Sunday, 5 May 2013

Gratitude

A friend of mine, 'Reasonably Famous DJ' invited me along to a large club at which he was playing the warm up for 'Very Famous DJ' When we arrived in the DJ booth we were looking down on an empty expanse of dance floor as the evenings clubers gradually trickled in. My friend began his set, regardless of the number of people present and as the dance floor filled up he gradually wiped them up into something of a frenzy. At one point I noted that groups of mainly Italian ravers, sporting football shirts, began to engage in some chants. My friend responded to this by cutting the music with the faders in rhythm with the chants coming from below on the dance floor. In response a cheer went up from these enthusiastic football fan ravers.

After a couple of hours the dance floor was heaving and eventually 'Very Famous DJ' appeared. He baredly acknowledged my friend or the fact that his warm up set had created a lively atmosphere on the dance floor, on which he would be able to build his set. With no comment of thanks he simply pushed my friends CD's to one side, unplugged his headphones tossing them aside and proceeded to line up one of his own tracks to take over. I was appalled by such obvious lack of gratitude. How is it possible for people to arrive at such a apparently elevated state that they have no appreciation for those who surround and support them.



Some years ago I attended a lecture on Buddhism. Much of it had seemed rather theoretical until the speaker came to what was his main point. He then stated very firmly that, "If we experience gratitude it will open up a realm of your life that previously you didn't know existed."
I was intrigued and excited. A new realm of my life and one that I was previously were unaware of? The phrase was immediately etched on my mind. At first I began to test this principle with simple daily activities and discovered that gratitude can transform a simple meal of cheap wine and cheese with friends into a banquet fit for a king. By contrast I realised that even the finest champaign and caviare will loose their taste if gratitude is not brought into play. Some time later I was reading about the debauchery that typified elements of the Roman empire.

Apparently at some of the enormous banquets bowls, known as vomitariums were positioned round the dining area so that when people could eat no more they could make themselves sick so that the consumption could be continued. This seemed to typify for me the dangers of a society in which quantity was valued over quality or in which appreciation was discarded to be replaced by simple gluttony. Over subsequent years I tried to apply this principle of gratitude to my own life and amazing to say I found it to be absolutely true. Gradually my sense of gratitude became second nature to the point that I genuinely felt that I wanted to express appreciation and offer respect to many of the people around me who we frequently take for granted. We might for example complain periodically about the lateness of our postal delivery but how often do we express appreciation that on most days our post is delivered often before we get out of bed. From the postman's point of view I suspect that they frequently receive complaints of one sort or another but how often does anyone thank them for their consistent efforts on our behalf. Obviously not very often judging by the way in which my postman seemed to be genuinely delighted when I thanked him one day for all his efforts.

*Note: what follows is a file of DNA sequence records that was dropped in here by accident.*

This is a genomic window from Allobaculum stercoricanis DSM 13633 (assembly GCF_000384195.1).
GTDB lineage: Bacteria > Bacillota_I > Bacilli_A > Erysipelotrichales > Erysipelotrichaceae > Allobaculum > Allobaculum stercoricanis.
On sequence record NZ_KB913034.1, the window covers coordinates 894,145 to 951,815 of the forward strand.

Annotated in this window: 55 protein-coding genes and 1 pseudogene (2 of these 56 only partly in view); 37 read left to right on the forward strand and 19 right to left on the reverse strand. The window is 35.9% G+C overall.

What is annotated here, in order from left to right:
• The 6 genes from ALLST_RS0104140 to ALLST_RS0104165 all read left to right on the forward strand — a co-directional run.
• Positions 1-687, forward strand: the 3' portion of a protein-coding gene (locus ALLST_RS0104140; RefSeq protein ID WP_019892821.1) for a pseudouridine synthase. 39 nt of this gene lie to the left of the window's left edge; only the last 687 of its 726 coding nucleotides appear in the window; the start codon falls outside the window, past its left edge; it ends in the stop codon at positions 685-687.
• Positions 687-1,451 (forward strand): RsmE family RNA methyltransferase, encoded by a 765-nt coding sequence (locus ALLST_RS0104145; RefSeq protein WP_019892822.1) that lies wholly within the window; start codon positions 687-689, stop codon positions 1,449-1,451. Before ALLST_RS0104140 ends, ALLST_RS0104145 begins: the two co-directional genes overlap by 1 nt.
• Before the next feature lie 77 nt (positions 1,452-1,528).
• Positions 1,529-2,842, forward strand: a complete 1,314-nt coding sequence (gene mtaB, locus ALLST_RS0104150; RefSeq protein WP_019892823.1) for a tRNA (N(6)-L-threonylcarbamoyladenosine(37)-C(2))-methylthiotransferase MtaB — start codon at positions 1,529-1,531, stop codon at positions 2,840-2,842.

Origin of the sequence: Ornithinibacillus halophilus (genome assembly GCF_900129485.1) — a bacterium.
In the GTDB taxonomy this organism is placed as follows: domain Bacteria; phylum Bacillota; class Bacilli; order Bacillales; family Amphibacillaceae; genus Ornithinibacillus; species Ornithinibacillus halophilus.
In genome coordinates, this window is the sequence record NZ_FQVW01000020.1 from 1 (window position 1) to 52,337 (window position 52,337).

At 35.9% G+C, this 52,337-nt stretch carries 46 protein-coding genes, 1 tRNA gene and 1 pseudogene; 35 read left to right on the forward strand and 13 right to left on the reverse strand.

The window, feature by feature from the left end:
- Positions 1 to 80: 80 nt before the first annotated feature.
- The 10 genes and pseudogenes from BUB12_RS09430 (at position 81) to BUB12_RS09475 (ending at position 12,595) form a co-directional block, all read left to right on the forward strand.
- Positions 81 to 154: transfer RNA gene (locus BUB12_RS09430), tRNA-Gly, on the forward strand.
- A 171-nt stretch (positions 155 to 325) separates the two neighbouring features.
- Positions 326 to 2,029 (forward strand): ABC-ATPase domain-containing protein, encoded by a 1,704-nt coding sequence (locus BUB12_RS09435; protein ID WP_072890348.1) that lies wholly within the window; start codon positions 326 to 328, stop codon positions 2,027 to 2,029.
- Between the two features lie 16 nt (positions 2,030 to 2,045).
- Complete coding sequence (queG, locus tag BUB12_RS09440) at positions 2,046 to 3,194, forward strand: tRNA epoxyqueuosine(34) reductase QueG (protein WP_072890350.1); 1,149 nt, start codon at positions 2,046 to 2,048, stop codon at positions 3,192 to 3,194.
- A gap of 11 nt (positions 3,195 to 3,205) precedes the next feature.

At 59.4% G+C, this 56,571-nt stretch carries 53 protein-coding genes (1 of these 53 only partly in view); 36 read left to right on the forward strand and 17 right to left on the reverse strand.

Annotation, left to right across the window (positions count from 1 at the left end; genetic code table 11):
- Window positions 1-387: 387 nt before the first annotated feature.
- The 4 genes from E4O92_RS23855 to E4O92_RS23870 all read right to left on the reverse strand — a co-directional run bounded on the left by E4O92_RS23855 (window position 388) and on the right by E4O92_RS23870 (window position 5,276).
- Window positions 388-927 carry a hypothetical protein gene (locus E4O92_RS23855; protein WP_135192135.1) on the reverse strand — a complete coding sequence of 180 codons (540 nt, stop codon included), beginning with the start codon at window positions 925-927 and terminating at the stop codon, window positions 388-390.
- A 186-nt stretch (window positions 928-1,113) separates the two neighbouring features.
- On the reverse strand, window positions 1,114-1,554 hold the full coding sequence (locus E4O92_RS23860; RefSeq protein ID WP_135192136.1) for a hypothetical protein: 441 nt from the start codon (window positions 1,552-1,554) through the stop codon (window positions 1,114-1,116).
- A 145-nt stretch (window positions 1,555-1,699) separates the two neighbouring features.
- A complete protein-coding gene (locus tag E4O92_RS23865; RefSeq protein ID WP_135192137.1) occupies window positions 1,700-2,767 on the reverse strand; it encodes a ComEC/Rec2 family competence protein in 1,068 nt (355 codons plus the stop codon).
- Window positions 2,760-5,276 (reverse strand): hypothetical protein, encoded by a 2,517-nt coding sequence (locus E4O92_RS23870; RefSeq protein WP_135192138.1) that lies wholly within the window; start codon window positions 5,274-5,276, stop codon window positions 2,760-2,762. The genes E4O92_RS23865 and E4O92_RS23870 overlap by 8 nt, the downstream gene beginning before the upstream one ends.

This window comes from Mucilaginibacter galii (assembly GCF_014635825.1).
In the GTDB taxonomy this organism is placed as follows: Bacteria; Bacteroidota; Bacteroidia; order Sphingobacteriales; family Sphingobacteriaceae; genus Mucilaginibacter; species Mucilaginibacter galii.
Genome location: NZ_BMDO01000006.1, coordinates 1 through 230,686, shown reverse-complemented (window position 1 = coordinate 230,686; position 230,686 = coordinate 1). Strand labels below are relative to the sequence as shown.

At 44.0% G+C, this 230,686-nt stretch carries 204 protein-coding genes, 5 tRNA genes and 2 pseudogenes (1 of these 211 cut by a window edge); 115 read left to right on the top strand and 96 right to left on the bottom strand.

Little by little it felt as though elements of my life have been illuminated through gratitude so that it truly felt as though I new realm of my life was being revealed. Some years later I found myself playing a DJ residency in a bar. Each day as I played my favourite tunes for the punters I noticed how hard many of the waiters and waitresses toiled and it occurred to me that their already difficult job could be made even more so if they didn't enjoy the music I was playing. Chatting to one of the waitresses one day I remarked that I was trying very hard each day to try and find new tracks or to rediscover ones I rarely played so that it would make it more interesting for her and her colleagues and so that they wouldn't become bored with my sets. Her response shocked me. She said, "None of the other DJ's even care what we think!" How could that be? How could DJ's reach such a state of ingratitude that they should think the serving staff in a bar or disco were not worthy of their consideration?



Which brings me back to the ingratitude that 'Very Famous DJ" expressed towards my friend, 'Reasonably Famous DJ'. Once my friend had been summarily dismissed we went to sit in a VIP area which overlooked the DJ booth and the dance floor. At one point my friend burst into laughter and I asked his what he was laughing at. He explained that he had played for this group of revellers before and witnessed that they freuquently began chanting football slogans which was why he had decided to play with them cutting the music to the rhythm of their chants. "Very Famous DJ' on the other hand had not recognised this and, on hearing the chanting mistakenly thought they were chanting praise to him and was waving his hands in a benevolent god like manner in appreciation of their praise. As my friend noted, "They really don't give a shit about 'Very Famous DJ' they are just having fun shouting stuff at their football rivals on the dance floor.